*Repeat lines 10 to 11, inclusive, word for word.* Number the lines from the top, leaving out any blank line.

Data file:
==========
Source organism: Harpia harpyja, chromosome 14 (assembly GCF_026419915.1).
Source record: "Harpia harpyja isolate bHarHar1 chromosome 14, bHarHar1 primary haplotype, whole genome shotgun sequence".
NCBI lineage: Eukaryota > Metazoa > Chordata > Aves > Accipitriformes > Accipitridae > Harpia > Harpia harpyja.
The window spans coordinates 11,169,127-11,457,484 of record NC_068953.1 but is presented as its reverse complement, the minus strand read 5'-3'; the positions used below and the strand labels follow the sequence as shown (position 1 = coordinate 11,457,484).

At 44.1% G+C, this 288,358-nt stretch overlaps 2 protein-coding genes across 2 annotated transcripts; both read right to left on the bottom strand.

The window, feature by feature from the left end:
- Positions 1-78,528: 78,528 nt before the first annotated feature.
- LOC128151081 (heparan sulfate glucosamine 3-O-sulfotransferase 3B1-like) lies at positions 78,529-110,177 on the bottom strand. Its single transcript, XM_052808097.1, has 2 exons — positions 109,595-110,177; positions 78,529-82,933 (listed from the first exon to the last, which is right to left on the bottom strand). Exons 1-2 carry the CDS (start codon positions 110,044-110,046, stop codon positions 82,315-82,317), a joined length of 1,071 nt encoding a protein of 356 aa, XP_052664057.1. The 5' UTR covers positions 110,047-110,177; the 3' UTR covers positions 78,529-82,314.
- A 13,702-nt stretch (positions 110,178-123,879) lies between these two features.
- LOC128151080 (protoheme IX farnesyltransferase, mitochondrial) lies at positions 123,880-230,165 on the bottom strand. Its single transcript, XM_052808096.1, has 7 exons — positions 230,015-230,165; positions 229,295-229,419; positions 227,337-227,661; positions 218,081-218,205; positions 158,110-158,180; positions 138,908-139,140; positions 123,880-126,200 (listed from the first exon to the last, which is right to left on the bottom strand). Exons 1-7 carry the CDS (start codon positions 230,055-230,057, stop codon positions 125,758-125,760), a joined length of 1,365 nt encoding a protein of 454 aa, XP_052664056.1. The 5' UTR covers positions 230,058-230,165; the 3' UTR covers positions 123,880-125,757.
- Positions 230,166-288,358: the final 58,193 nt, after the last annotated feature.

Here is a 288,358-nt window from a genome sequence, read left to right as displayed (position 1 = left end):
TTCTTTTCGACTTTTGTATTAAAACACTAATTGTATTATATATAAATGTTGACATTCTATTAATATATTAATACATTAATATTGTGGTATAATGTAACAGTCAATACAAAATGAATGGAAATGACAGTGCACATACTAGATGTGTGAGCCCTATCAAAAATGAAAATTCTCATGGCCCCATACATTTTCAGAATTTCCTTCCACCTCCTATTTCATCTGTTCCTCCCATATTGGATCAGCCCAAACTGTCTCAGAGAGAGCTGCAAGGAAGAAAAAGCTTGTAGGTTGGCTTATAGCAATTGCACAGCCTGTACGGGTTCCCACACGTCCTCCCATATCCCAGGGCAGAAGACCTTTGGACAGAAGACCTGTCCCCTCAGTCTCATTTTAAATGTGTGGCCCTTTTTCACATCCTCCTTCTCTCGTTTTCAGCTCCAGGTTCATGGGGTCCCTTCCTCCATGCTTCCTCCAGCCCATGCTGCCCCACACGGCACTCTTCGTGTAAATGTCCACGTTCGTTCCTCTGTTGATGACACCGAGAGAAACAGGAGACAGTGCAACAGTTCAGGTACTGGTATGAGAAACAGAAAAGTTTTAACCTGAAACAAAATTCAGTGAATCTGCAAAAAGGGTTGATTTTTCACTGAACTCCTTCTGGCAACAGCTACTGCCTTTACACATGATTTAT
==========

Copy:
- LOC128151080 (protoheme IX farnesyltransferase, mitochondrial) lies at positions 123,880-230,165 on the bottom strand. Its single transcript, XM_052808096.1, has 7 exons — positions 230,015-230,165; positions 229,295-229,419; positions 227,337-227,661; positions 218,081-218,205; positions 158,110-158,180; positions 138,908-139,140; positions 123,880-126,200 (listed from the first exon to the last, which is right to left on the bottom strand). Exons 1-7 carry the CDS (start codon positions 230,055-230,057, stop codon positions 125,758-125,760), a joined length of 1,365 nt encoding a protein of 454 aa, XP_052664056.1. The 5' UTR covers positions 230,058-230,165; the 3' UTR covers positions 123,880-125,757.
- Positions 230,166-288,358: the final 58,193 nt, after the last annotated feature.